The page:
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For operating systems of the Windows 9x family, special software tools and drivers perform the functions of software cooling by temporarily halting the CPU. The list of such software is long; it includes such popular programs as CpuIdle, Rain, and Waterfall Pro. Using programs of this type, it is possible to achieve good results when overclocking processors, even if only standard cooling facilities are available. If additional cooling hardware is employed, the results will be even better.
Screenshots illustrating the operation of CpuIdle 5.6 are in Figs. 9.1 and 9.2.
Figure 9.1: CpuIdle window
Figure 9.2: CpuIdle at work
CpuIdle 5.6 supports the following types of processors:
AMD — K5, K6, K6-2, K6-III, and Athlon (K7)
Intel — Pentium, Pentium Pro, Pentium with MMX technology, Pentium II, Pentium III, and Celeron
Via Technologies/Cyrix — Cx486S/S2/D/D2/DX/DX2/DX4, Cx5x86 (M1SC), Cx6x86 (M1), and Cx6x86MX (M2)
IBM — BL486DX/DX2 (Blue Lightning), 5x86, and 6x86
Texas Instruments — TI486DX2 and TI486DX4
Other x86-compatible processors supported by the Windows family of operating systems (even if CpuIdle is unable to determine the processor type, it will run correctly and perform its functions adequately)
To evaluate the efficiency of CpuIdle as a tool intended for optimization of the CPU temperature mode, we performed a series of tests.
To test the processor in the overclocked mode, we performed a series of temperature measurements, both with CpuIdle and without this software cooler.
Motherboard — Abit BE6-II (440BX chipset, Slot 1, May 2000 BIOS)
Processor — Intel Pentium III 550E (Coppermine) (256 KB L2 cache operating at full core frequency, Slot 1, in box)
Hard disk — IBM DPTA-372050 (20 GB, 2 MB cache, 7,200 rpm, Ultra DMA/66)
RAM — 128 MB, PC133
Video adapter — Asus AGP-V3800 TV (TNT2 video chipset, 32 MB SGRAM)
CD-ROM drive — Asus CD-S400/A (40x)
Operating system — Windows 98 with Ultra DMA/66 drivers installed
The system was overclocked to a 130 MHz processor-bus frequency with a 5.5x multiplier, making the CPU frequency 715 MHz (130 × 5.5 = 715).
The Motherboard Monitor 4.12 diagnostic program was selected for testing the CPU temperature. The processor temperature (Sensor 1) without software cooling was 37°C (99°F), which was 14°C (26°F) higher than the ambient temperature (Sensor 2) of 23°C (73°F) (Fig. 9.3). After CpuIdle was loaded, the processor temperature dropped to 25°C (77°F), which is only 2°C (4°F) above the ambient temperature (Fig. 9.4). Thus, CpuIdle performed software cooling of the processor and managed to decrease its temperature 12°C (22°F), sufficient even for extreme overclocking. The temperature decrease achieved programmatically depends on the processor workload: The lower the workload, the more efficient the software cooling.
Figure 9.3: CPU temperature in an overclocked system without software cooling
Figure 9.4: CPU temperature in an overclocked system with software cooling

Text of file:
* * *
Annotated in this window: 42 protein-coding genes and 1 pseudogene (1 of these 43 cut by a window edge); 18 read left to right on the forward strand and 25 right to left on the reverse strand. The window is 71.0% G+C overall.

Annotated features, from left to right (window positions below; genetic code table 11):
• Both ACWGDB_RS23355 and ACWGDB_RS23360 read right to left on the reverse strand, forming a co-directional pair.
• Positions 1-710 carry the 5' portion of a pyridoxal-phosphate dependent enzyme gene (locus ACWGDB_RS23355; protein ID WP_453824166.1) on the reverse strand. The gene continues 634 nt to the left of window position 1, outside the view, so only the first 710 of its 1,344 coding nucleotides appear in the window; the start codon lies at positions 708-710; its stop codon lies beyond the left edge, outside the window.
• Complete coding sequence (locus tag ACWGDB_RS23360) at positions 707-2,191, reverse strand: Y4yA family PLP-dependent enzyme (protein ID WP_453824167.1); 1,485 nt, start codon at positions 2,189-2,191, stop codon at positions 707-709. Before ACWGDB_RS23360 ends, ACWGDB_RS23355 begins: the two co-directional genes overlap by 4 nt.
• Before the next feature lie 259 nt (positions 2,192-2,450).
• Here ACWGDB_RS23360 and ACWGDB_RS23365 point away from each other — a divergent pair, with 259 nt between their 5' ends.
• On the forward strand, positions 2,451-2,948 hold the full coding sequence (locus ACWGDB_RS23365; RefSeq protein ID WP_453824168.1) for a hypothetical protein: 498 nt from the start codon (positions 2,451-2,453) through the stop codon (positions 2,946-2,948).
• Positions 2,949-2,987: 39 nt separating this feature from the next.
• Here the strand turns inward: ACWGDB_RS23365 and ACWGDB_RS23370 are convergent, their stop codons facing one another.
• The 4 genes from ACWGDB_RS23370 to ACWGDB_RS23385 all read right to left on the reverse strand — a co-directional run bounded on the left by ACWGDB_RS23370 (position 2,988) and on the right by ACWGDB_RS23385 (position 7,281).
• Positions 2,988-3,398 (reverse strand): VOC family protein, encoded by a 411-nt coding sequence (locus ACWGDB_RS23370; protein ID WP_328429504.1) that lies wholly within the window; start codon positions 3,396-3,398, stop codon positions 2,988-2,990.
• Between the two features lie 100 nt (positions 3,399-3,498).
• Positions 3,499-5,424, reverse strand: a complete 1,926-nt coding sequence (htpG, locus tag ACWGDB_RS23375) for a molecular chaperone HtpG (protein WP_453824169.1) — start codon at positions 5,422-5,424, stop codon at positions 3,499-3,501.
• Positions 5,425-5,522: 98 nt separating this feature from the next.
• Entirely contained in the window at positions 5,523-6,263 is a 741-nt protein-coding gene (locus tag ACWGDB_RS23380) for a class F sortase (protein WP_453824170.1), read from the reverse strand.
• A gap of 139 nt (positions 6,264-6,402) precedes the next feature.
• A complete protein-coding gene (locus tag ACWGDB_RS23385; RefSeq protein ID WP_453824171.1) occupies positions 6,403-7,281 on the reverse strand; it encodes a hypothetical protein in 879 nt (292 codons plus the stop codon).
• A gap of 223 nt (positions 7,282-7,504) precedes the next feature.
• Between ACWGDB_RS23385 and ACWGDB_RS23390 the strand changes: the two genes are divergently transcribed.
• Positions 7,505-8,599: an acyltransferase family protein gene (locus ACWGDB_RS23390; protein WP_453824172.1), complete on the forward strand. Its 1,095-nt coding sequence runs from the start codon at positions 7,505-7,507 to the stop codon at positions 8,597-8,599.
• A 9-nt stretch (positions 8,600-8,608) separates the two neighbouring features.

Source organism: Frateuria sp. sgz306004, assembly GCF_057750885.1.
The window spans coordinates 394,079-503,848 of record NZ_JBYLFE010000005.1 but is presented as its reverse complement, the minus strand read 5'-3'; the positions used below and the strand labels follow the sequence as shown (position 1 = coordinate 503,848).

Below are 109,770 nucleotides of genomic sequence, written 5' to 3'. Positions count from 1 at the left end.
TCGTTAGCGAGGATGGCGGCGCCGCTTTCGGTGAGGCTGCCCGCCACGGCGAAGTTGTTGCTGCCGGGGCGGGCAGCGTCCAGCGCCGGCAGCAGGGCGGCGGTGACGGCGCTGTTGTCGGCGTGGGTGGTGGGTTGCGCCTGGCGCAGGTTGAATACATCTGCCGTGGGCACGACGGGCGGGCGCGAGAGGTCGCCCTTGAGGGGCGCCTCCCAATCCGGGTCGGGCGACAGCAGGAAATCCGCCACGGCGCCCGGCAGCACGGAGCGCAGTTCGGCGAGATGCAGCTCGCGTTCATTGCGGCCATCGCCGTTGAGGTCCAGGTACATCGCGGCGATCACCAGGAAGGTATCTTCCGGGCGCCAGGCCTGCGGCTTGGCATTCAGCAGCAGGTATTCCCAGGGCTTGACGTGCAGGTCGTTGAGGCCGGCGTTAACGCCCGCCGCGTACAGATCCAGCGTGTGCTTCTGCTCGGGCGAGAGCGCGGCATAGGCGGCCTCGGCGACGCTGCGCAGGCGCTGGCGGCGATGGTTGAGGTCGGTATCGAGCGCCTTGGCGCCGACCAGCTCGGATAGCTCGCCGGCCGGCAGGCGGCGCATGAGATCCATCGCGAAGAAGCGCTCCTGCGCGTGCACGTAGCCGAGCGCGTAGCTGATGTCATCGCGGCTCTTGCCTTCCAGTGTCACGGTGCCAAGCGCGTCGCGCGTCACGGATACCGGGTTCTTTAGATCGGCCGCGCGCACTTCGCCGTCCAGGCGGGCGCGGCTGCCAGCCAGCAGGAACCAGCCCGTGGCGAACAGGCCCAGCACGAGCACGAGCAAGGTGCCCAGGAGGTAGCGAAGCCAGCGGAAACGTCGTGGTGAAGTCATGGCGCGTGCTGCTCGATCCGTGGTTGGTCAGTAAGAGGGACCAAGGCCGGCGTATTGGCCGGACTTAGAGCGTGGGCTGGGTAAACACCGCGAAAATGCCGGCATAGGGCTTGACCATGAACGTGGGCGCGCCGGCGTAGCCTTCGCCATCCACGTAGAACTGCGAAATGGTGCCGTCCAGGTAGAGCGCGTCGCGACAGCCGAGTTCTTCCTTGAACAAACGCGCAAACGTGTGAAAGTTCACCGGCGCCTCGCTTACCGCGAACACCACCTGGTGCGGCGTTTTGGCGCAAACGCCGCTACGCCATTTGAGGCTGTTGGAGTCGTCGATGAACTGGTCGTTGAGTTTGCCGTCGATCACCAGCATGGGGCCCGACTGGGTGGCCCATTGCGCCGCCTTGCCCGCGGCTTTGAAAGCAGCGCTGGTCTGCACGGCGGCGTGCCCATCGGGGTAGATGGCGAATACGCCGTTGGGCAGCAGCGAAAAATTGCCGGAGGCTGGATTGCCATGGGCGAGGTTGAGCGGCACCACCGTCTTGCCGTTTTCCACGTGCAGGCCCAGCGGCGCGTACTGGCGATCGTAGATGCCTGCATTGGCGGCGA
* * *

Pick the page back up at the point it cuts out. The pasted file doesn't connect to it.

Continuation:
It is necessary to point out that CpuIdle is not limited to providing software cooling of the processor. Sometimes it even optimizes its operation. Contemporary processors provide a set of extended functions that can help improve performance. If these functions are not enabled, CpuIdle can activate them. To achieve this, set the Optimize CPU features checkbox (Fig. 9.5).
Figure 9.5: Customizing the CpuIdle parameters
To investigate the optimization capabilities of CpuIdle, we conducted a series of tests using FPU WinMark from WinBench 99 v1.1 — both with the initialized CpuIdle 5.6 program and without it. Configuration of the test system was similar to the previous test for temperature monitoring. The results of testing the optimization capabilities of CpuIdle are presented in Table 9.2 and in Fig. 9.6.
Figure 9.6: Comparison of the CPUmark 99 test results
Rating with CpuIdle
Rating without CpuIdle
Although the performance growth shown by CPUmark 99 when testing the optimization capabilities of CpuIdle is insignificant (less than 2%), it still exists. Because of this, it is possible to conclude that CpuIdle optimizes the operation of the CPU, as claimed in its description.
CpuIdle analyzes the processor workload and allows the user to evaluate these results (as shown in Fig. 9.2). It is possible to customize the output mode of the analysis results by choosing a digital or graphic CPU workload indicator on the taskbar, the refresh interval, and so on (Fig. 9.7).
Figure 9.7: Customizing the indicator parameters
CpuIdle is also capable of controlling the CPU temperature. If this temperature exceeds the value specified by the PC user, CpuIdle can raise the temperature priority to cool the processor or even initiate the shutdown process. To use this functionality, it is necessary to have a system that supports CPU monitoring parameters (including the temperature). It also is necessary to install the Motherboard Monitor program. Fig. 9.8 illustrates the customization of CpuIdle capabilities for controlling the CPU temperature.
Figure 9.8: Customizing the temperature control parameters
These settings allow the PC user to specify the threshold temperature. After reaching this value, CpuIdle will perform the appropriate action and activate the required functions. The following options are available:
Increase priority stepwise (recommended)
Run at highest priority (maximum cooling)
Immediately shutdown Windows
Select the last option in this list if the system supports automatic power-down of the computer.
When solving problems related to optimal cooling of computer hardware components, we recommend viewing materials that can be downloaded from the Internet. (A list of Web addresses is provided in Chapter 19.)
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